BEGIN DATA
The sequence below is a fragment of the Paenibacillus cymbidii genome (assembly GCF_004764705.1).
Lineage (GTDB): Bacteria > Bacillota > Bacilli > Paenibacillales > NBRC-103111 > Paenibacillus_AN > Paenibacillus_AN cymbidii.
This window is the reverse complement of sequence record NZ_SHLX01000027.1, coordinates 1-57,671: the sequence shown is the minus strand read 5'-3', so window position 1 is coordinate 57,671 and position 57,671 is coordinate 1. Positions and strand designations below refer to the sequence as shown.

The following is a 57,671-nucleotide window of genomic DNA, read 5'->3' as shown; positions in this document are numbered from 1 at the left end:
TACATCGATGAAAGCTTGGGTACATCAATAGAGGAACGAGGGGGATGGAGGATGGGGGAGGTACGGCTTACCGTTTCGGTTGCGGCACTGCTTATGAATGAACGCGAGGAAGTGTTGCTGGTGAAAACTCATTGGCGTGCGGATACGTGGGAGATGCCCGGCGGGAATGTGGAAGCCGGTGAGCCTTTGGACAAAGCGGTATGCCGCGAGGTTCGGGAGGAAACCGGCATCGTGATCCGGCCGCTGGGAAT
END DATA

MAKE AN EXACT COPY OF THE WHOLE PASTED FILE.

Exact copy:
The sequence below is a fragment of the Paenibacillus cymbidii genome (assembly GCF_004764705.1).
Lineage (GTDB): Bacteria > Bacillota > Bacilli > Paenibacillales > NBRC-103111 > Paenibacillus_AN > Paenibacillus_AN cymbidii.
This window is the reverse complement of sequence record NZ_SHLX01000027.1, coordinates 1-57,671: the sequence shown is the minus strand read 5'-3', so window position 1 is coordinate 57,671 and position 57,671 is coordinate 1. Positions and strand designations below refer to the sequence as shown.

The following is a 57,671-nucleotide window of genomic DNA, read 5'->3' as shown; positions in this document are numbered from 1 at the left end:
TACATCGATGAAAGCTTGGGTACATCAATAGAGGAACGAGGGGGATGGAGGATGGGGGAGGTACGGCTTACCGTTTCGGTTGCGGCACTGCTTATGAATGAACGCGAGGAAGTGTTGCTGGTGAAAACTCATTGGCGTGCGGATACGTGGGAGATGCCCGGCGGGAATGTGGAAGCCGGTGAGCCTTTGGACAAAGCGGTATGCCGCGAGGTTCGGGAGGAAACCGGCATCGTGATCCGGCCGCTGGGAAT